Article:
Acneiform eruption refers to a group of dermatoses including acne vulgaris, rosacea, folliculitis, and perioral dermatitis. Restated, acneiform eruptions are follicular eruptions characterized by papules and pustules resembling acne. The term "acneiform", literally, refers to an appearance similar to acne.
The terminology used in this field can be complex, and occasionally contradictory. Some sources consider acne vulgaris part of the differential diagnosis for an acneiform eruption. Other sources classified acne vulgaris under acneiform eruption. MeSH explicitly excludes perioral dermatitis from the category of "acneiform eruptions", though it does group acneiform eruptions and perioral dermatitis together under "facial dermatoses".
Acne vulgaris (or simply acne) is a common human skin disease, characterized by areas of skin with seborrhea (scaly red skin), comedones (blackheads and whiteheads), papules (pinheads), nodules (large papules), pimples, and possibly scarring. Acne affects mostly skin with the densest population of sebaceous follicles; these areas include the face, the upper part of the chest, and the back. Severe acne is inflammatory, but acne can also manifest in noninflammatory forms. The lesions are caused by changes in pilosebaceous units, skin structures consisting of a hair follicle and its associated sebaceous gland, changes that require androgen stimulation.
Acne occurs most commonly during adolescence, affecting an estimated 70-90% of teenagers. In adolescence, acne is usually caused by an increase in testosterone, which occurs during puberty, regardless of sex. For most people, acne diminishes over time and tends to disappear — or at the very least decreases — by age 25. There is, however, no way to predict how long it will take to disappear entirely, and some individuals will carry this condition well into their thirties, forties, and beyond.
ATC code D10 Anti-acne preparations is a therapeutic subgroup of the Anatomical Therapeutic Chemical Classification System, a system of alphanumeric codes developed by the WHO for the classification of drugs and other medical products. Subgroup D10 is part of the anatomical group DermatologicalsD .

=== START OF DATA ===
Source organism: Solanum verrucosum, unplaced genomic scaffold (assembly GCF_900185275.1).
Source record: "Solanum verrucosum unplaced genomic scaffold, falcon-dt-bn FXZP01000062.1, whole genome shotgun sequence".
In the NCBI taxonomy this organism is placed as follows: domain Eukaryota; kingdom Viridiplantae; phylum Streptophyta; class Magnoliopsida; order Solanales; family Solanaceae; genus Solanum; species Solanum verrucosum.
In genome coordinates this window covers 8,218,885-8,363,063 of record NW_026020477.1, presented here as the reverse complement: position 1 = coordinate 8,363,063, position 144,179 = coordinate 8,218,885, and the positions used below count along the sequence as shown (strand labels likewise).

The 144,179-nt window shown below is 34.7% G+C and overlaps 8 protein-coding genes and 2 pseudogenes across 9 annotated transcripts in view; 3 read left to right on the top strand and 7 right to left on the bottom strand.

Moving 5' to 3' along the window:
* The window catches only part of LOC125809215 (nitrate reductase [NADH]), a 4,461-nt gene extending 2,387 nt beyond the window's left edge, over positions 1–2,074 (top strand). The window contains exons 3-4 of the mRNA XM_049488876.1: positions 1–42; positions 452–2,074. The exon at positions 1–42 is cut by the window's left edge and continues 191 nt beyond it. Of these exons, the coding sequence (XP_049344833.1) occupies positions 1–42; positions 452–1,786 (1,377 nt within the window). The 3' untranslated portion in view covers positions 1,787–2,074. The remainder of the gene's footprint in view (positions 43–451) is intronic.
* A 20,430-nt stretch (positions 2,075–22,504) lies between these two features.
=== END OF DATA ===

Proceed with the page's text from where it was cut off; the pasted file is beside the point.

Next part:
Codes for veterinary use (ATCvet codes) can be created by placing the letter Q in front of the human ATC code: QD10...
Rubbing alcohol, USP / Surgical spirit, B.P. is a liquid prepared and used primarily for topical application. It is prepared from a special denatured alcohol solution and contains approximately 70 percent by volume of pure, concentrated ethanol (ethyl alcohol) or isopropyl alcohol (isopropanol). Individual manufacturers can use their own "formulation standards" in which the ethanol content usually ranges from 70-99% v/v. In Ireland and the UK, the equivalent skin preparation is surgical spirit, which is always an ethyl alcohol-isopropyl alcohol mixture. It is colorless. The melting point is -89 °C. The boiling point is 82.5 °C.
The term "rubbing alcohol" has become a general non-specific term for either isopropyl alcohol (isopropanol) or ethyl alcohol (ethanol) rubbing-alcohol products.
Cosmetics (colloquially known as makeup or make-up) are care substances used to enhance the appearance or odor of the human body. They are generally mixtures of chemical compounds, some being derived from natural sources, many being synthetic.
In the U.S., the Food and Drug Administration (FDA), which regulates cosmetics, defines cosmetics as "intended to be applied to the human body for cleansing, beautifying, promoting attractiveness, or altering the appearance without affecting the body's structure or functions." This broad definition also includes any material intended for use as a component of a cosmetic product. The FDA specifically excludes soap from this category.